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January 31, 2005

TAP on Intelligent Design

Okay, once more into the fray. A reminder: I think ID is crap science, but if science is defined as the investigation into how the world operates, science has always been an offshot of philosophy, which was always a relation of theology. Plato, Aristotle, Thomas Aquinas, Pascal and a host of other theorists always assumed their was a relationship between understanding the material world and understanding the spiritual.

Many evolutionists disingenuously try to claim that science has no implications for religious belief. I happen to think that understanding evolution thoroughly means that most fundamentalist religion is therefore shown to be bunk. But while I understand that, I also understand why that would upset those fundamentalists.

That said, here is the American Prospect on ID:

But the Discovery Institute made a key tactical error. Somehow, a document that seems to bare the true soul of the institute leaked onto the Web: "Design theory promises to reverse the stifling dominance of the materialist worldview, and to replace it with a science consonant with Christian and theistic convictions." Once it lets its guard down, anti-evolutionism hasn't changed a bit.
Why is this somehow an "a ha" revelation? Of course, religious folks are fighting against a materialist worldview. They often claim to have mystical and spiritual experiences that science fails to explain to their satisfaction. So they welcome explanations that can square that spiritual experience with explanations of how biology operates.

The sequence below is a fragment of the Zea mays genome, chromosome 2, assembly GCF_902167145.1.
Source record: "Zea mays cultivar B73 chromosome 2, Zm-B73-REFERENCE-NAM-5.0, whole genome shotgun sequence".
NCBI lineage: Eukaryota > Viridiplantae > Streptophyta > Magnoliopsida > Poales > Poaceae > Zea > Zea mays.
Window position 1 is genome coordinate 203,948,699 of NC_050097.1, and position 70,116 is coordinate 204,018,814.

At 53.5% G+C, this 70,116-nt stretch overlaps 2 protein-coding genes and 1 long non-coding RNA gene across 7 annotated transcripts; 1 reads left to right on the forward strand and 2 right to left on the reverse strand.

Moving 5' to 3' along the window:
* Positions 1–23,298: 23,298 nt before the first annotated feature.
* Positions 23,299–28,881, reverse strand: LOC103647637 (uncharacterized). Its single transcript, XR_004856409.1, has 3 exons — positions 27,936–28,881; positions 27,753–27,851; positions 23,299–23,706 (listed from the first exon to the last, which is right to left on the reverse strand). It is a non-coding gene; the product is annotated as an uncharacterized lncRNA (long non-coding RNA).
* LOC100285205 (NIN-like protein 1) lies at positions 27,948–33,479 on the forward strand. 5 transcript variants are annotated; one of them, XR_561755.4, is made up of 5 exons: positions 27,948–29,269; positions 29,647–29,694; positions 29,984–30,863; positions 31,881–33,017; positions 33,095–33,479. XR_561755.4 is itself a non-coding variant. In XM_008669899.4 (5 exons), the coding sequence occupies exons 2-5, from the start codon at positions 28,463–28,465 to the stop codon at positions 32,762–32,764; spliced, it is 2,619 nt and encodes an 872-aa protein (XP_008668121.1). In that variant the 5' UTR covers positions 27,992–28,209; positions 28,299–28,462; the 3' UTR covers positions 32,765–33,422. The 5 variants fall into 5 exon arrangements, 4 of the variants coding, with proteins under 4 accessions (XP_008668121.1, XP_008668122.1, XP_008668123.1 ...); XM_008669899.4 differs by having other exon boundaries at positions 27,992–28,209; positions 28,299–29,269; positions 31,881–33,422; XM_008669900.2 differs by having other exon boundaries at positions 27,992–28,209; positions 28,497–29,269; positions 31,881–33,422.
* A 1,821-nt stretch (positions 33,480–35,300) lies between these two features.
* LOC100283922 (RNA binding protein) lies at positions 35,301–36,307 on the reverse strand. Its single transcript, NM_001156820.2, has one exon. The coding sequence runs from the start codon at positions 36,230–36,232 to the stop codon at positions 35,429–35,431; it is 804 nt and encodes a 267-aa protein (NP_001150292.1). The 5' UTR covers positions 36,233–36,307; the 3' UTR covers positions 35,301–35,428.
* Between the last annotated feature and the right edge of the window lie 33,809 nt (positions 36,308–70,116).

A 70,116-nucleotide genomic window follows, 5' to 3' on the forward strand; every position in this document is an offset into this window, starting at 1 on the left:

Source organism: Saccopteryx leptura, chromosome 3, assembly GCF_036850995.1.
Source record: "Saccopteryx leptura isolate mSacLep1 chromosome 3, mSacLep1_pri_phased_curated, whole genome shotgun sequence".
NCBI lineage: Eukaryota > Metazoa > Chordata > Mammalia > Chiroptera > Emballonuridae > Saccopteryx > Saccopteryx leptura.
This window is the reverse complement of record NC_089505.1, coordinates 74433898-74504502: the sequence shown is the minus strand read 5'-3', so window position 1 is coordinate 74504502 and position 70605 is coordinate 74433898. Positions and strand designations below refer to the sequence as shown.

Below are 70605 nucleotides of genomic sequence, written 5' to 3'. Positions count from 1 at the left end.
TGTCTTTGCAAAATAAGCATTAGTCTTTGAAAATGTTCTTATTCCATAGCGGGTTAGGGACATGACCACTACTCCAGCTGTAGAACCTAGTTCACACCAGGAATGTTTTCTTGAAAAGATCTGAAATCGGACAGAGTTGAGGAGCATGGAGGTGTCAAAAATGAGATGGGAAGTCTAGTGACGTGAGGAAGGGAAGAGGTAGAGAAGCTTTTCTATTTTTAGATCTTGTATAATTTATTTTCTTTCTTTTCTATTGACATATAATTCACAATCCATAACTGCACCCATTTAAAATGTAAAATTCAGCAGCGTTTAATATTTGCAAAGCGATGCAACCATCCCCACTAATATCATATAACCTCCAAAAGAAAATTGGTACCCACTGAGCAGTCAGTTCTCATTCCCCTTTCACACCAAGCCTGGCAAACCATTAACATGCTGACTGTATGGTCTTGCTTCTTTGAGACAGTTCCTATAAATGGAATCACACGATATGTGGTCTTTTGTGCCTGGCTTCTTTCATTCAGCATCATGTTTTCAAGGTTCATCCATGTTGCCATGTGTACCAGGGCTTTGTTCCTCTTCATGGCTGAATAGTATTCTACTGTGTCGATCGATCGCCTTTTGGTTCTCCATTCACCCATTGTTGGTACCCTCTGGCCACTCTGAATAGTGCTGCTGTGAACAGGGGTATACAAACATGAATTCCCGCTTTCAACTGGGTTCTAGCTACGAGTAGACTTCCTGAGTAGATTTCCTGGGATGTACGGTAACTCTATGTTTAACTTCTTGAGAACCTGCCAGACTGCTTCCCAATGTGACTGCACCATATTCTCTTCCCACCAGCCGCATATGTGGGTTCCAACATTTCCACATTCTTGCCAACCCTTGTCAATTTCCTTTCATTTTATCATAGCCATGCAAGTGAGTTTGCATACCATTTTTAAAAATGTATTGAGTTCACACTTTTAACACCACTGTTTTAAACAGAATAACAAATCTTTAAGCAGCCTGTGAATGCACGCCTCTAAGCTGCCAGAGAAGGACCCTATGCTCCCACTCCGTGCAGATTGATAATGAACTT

I think the ID folks are dead wrong and their evidence is shabby. But I don't begrudge them the goal.

Frankly, when I look at social science research, I usually gravitate most strongly to evidence that supports my beliefs in social justice. I don't ignore everything that contradicts it, but everyone approaches evidence with some paradigm of belief that shapes what evidence they easily accept and which they reject. This is Thomas Kuhn 101.

I disagree with the Discovery Institute's evidence for their arguments, but I really have no problem with their meta-analysis of their approach, as articulated here. They don't have the evidence to back up their goals, but they have the right to try to convince people they do without having their core religious commitments used to discredit even their right to try to make the argument.

Maybe I have sympathy for them, since a host of dissident ideas historically have been attacked because their source was from people with broader agendas. Many evolutionary scientists like to argue they are above such ideological blinders, but eugenics is an all-too-recent movement to claim that scientific research is never driven by such meta-beliefs.

In the area of evolution itself, racist agendas shaped how human evolution was explained at various points in history-- famously setting off violent fights at the Museum of Natural History in the early twentieth century. For many scientists, it was an accepted "fact" that blacks were less evolved than caucasians. If a group claiming to be anti-racist had supported research to refute that claim, would their science be automatically illegitimate?

You may give research with an explicit agenda additional skeptical review, but, then, most research has an agenda of some kind, if these days usually based on corporate-funding more than religious belief. Either you take down the research on the evidence or not at all. In a religious country, it just seems like a loser argument to say that everyone whose work is motivated by their belief in God is automatically barred from standing to debate the issue.

Posted by Nathan at January 31, 2005 01:48 PM